In closing, we should mention that we have no problem with Coconut Grove, or any other neighborhood for that matter, marketing itself with a positive message. We’re all for that, and in fact, TransitMiami was designed as our platform to promote a more livable, sustainable Miami - all neighborhoods included. However, it will always be counterproductive and simply inappropriate for a neighborhood to market itself at the expense of another when the two share the same municipal boundaries. This is especially true, given that the City of Miami is already competing against 34 other municipalities in the same county.

Last week, the Miami City Commission voted 4-1 to send the proposed mixed-use Coconut Grove Metrorail Station project back to have its standards reevaluated.

According to the Herald’s article, the project’s developer Carlos Rua has admitted his frustration with Grove NIMBYs, whom he has been trying to negotiate with for more than a year over building standards and specifications.

Now I know I have lambasted this project in the past for the incredible oversupply of parking being proposed, but as time goes by and this project continues to linger, I find myself disheartened by the lack of progress. I’m tired of looking at the large vacant parcel adjacent to the station as it sits fenced off waiting for the project’s groundbreaking. It’s really sad when you are forced to choose between bad urban design and vacant land, especially on such an important block.

I find it interesting, though, that of all the Grove NIMBY complaints, I haven’t heard any objections over the elephantine parking allotments that will surely contribute disproportionately to increased traffic congestion in the area.

Today I was going to speak about Bicycle Boulevards - specifically how they can benefit Miami (or any city) and how they might be implemented. However, the guys from StreetFilms have already made a great video explaining the Bicycle Boulevard and its benefits.

As for Miami, I think Bicycle Boulevards are a very necessary component of the larger pedestrian/bicycle-oriented system that would make our city(ies) more livable.

Right off the top of my head, three good potential Bicycle Boulevards in Miami could be:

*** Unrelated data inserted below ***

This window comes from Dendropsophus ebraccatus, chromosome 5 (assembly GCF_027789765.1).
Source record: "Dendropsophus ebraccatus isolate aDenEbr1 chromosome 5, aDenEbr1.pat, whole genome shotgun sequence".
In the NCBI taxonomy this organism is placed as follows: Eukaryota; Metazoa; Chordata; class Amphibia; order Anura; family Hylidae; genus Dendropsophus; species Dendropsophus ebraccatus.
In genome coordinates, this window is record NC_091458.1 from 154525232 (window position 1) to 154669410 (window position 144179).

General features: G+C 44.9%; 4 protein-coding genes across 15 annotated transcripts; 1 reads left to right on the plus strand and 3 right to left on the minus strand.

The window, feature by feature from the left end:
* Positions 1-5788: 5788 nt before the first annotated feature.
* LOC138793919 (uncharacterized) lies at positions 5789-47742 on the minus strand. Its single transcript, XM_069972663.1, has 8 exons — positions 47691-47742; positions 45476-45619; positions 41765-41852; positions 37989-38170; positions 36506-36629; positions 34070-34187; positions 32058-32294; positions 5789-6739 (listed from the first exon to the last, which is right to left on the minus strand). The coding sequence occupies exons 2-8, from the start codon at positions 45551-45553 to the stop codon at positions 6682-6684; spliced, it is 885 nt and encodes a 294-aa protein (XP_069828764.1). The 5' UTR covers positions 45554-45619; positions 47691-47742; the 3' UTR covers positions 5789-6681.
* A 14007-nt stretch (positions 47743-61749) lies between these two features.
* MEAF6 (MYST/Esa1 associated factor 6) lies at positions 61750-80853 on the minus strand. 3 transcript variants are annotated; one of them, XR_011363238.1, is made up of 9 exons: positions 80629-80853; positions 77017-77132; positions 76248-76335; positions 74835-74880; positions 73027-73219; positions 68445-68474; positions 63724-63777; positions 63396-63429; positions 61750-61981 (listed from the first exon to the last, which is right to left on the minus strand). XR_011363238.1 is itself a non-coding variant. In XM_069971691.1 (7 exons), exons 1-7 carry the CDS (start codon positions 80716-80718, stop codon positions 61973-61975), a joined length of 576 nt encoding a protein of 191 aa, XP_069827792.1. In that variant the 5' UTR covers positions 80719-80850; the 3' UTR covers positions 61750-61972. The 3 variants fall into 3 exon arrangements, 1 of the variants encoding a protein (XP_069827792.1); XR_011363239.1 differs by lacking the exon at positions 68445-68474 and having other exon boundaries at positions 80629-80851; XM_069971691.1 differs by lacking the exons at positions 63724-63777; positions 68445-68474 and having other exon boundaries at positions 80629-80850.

-SW 6th St between SW 4th Ave & SW 27th Ave
-Tigertail Ave between Sw17 Ave & Mary St
-N Federal Hwy/NE 4th Ct between NE 36th St and NE 79th St

SW 6th Street is the classic example of wasted street potential at the expense of maximizing automobile traffic flow. Despite on-street parking on both sides, this street is too wide for a one-way. Combined with traffic synchronization that allows the driver to speed through almost 20 blocks without a red light, traffic calming is definitely in order. However, SW 6th happens to run right through the heart of Little Havana, one of the densest neighborhoods in all of the SE United States and perhaps Miami’s most organic neighborhood. Due in large part to the density of this corridor, it has a fairly high number of pedestrians and cyclists in proportion to most other residential areas of the Greater Miami area. With the necessary traffic calming and addition of bicycle-oriented measures/infrastructure, I think this street has great potential for a Bicycle Boulevard.

Tigertail Avenue, officially holding “Scenic Transportation Corridor” status with the City of Miami, also has great potential as a Bicycle Boulevard. One thing is for sure: it is a lot more scenic by bike or by foot than it is by automobile. Unfortunately, Tigertail currently has no bike infrastructure of any kind, and several portions of the Avenue are even without sidewalks. Moreover, during rush hours Tigertail is turned into a bypass for thru-traffic avoiding US-1 or Bayshore Drive. It wouldn’t take much to make this into a Bicycle Boulevard, though. I don’t have official statistics, but from personal experience I would estimate that Coconut Grove has the greatest number of cyclists per capita in all of Greater Miami. I’m sure residents living along the Tigertail corridor would love to have fewer cars rumbling by their homes and making this historic street hostile to cyclists and pedestrians.